I would offer another possibility. The smartphone penetration of 35 percent for the US, vs 70 percent for Sweden, tells me that the US is about where one would expect it to be for this type of device, whereas Sweden is way beyond what would appear to be even reasonable.
One thing might simply be, Americans care a little bit less about what the other guy thinks? There's plenty of poseur posturing going on everywhere, don't get me wrong, however in my experience, it is a tad lower in the US than it might be in Western Europe or Japan.
I think it's a shame they don't separate out the three proucts, because I see a significant difference between smart-phones/IPTV and tablets:
A tablet is simply a one-off purchase: you buy it and then you use it with no more significant outlay.
The market penetration of smart-phones, however, depends on how competitive the phone market is. It get the impression, for example, that the competition is poor in the US mobile phone market, hence prices are higher, hence less samrtphone penetration. (I don't give a monkey's what the other guy thinks - a smart phone is one hell of a useful device. Mine costs me about $22 a month, including more calls and texts that I use and unlimited data; my impression is that prices in the use are higher than that).
Likewise, the market penetration of IPTV depends on how competitive the broadband market is and how competitive the conventional TV market is. If convention TV is good and/or broadband is expensive, the market penetration of IPTV will be lower.
So, I think it would be very interesting to see the Tablet figures in isolation.
It's shocking that the US cellphone market is so fragmented, which, rather than promoting competition results in captive segments that don't really compete.
How many incompatible systems do we have? 3? 4? I lost track---and to top it off, they all are incompatible with the worldwide GSM network. At least the LTE is supposed to be a worldwide standard---or is it? Maybe a day will come when the cell towers won't have those multi-story antenna arrangements to serve all the existing systems.
For me and other engineers I know it's about the price. Every US telecom carrier nickle and dimes us for every added option, it seems that it is like buying a car with the telecom carriers in the US. For instance I will never buy a new car simply because of the following experience, the salesman asks me, do you want floor mats, well that's an extra 100 dollars, oh you want bumpers that's an extra 1000 dollars well the phone carriers in the US use the same tactics but in my experience they are worse than car salesmen.
Minutes, seconds milliseconds, in the smallest increments if they can then they will charge you extra for everything and the Feds let em get away with it. Forget about a smartphone when you have to worry about close to a 200 dollar a month bill for a family and getting locked into 5 year contracts. Sometimes I dream about having 2 paper cups and miles of string or a CB radio network, the sound quality would certainly be 1000 of times better than the crap digital voice that we now have.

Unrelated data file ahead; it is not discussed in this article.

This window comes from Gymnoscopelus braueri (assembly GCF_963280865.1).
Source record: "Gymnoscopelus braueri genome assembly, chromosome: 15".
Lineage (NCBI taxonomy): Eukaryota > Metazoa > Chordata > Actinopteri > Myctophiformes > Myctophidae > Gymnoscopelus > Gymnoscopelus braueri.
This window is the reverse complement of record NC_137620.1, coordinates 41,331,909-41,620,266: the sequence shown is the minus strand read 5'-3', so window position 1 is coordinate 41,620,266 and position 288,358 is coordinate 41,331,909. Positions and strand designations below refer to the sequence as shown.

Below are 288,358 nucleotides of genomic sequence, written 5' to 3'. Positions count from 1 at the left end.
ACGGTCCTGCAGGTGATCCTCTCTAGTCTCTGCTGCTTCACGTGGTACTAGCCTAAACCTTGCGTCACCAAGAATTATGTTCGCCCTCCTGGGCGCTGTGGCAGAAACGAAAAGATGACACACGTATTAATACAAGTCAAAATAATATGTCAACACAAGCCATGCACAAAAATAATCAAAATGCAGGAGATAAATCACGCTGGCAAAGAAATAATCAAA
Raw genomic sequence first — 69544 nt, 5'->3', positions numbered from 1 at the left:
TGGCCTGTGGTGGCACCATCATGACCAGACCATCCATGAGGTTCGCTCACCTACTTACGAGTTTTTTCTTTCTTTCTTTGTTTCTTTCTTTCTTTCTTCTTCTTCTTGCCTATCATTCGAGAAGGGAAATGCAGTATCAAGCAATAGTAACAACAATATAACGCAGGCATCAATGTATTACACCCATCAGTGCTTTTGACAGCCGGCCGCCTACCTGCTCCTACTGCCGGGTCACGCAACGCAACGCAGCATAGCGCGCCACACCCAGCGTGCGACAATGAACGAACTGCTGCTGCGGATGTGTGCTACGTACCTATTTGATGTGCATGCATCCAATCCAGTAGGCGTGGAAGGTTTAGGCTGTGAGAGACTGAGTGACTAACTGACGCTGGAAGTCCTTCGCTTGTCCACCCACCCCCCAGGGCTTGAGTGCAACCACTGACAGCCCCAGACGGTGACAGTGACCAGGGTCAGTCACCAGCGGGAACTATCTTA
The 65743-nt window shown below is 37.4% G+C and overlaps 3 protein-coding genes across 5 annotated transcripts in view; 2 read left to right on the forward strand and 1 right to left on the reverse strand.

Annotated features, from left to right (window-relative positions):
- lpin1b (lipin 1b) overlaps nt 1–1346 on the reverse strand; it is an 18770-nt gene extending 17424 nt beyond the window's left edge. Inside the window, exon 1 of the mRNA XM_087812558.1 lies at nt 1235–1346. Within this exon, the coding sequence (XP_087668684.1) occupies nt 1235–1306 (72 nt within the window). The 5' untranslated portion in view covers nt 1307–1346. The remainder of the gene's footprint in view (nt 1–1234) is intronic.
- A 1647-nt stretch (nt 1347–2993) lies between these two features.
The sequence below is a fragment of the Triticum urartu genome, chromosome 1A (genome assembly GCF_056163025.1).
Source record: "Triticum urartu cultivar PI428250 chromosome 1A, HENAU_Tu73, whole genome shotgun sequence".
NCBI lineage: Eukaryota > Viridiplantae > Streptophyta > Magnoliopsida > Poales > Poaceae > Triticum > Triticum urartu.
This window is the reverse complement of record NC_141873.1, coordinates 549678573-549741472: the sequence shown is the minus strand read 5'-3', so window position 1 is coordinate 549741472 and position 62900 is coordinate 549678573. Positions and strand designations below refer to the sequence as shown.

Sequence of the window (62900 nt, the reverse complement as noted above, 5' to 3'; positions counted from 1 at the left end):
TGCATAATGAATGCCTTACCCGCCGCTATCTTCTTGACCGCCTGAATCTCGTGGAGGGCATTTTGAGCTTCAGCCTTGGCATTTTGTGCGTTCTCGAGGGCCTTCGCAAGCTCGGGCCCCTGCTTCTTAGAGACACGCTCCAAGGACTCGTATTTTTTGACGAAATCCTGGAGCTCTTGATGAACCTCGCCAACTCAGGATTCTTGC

Just a point of clarification. I'm not sure what people mean by "IPTV." The more accepted use is something that emulates a cable TV system, but uses Internet Protocols. E.g, AT&T U-verse. In schemes like this, sure enough, you have to pay a monthly ransom.
But if people mean Internet TV, it all depends what Internet portals you get the TV content from. There is quite a lot of ad-supported TV content available over the Internet, which allows Internet TV to be a one-time outlay just like owning a tablet or using over the air TV. Well, almost. Just like with tablets, you still have to pay for your broadband link.
The high cost of broadband has been one of the key factors to affect the proliferation of any kind of packet switching service. Long term contract is one of the example. The dollar per Mbps is another. On the other hands, US is a huge country. To wire every household to offer decent data rate has always been a challenge to carrier. Wireless could be an answer to some region. We have to remember at some point the packet traveling through wireless has to come down to wired in order to be delivered.
In Europe, people use to have multiple mobile phones in order to, for example, drive down the cost. I am not sure whether it is still the case. If it is, certain segment of the market would be the primary contributor to the overall high percentage of adoption.
If others are like me, I only spend my money on technology I need. I'll let other people spend their money on technology for technology's sake. My brother-in-law always buys the latest gadget because he loves having the latest and greatest. That makes him feel good, fine with me. I'm using one of my kids' Razr phones when they were done with it because I don't need or want anything more than that. I'm old enough to know you can easily live without all that other crap. Mobile voice and the occasional text is all I desire.
What are the engineering and design challenges in creating successful IoT devices? These devices are usually small, resource-constrained electronics designed to sense, collect, send, and/or interpret data. Some of the devices need to be smart enough to act upon data in real time, 24/7. Are the design challenges the same as with embedded systems, but with a little developer- and IT-skills added in? What do engineers need to know? Rick Merritt talks with two experts about the tools and best options for designing IoT devices in 2016. Specifically the guests will discuss sensors, security, and lessons from IoT deployments.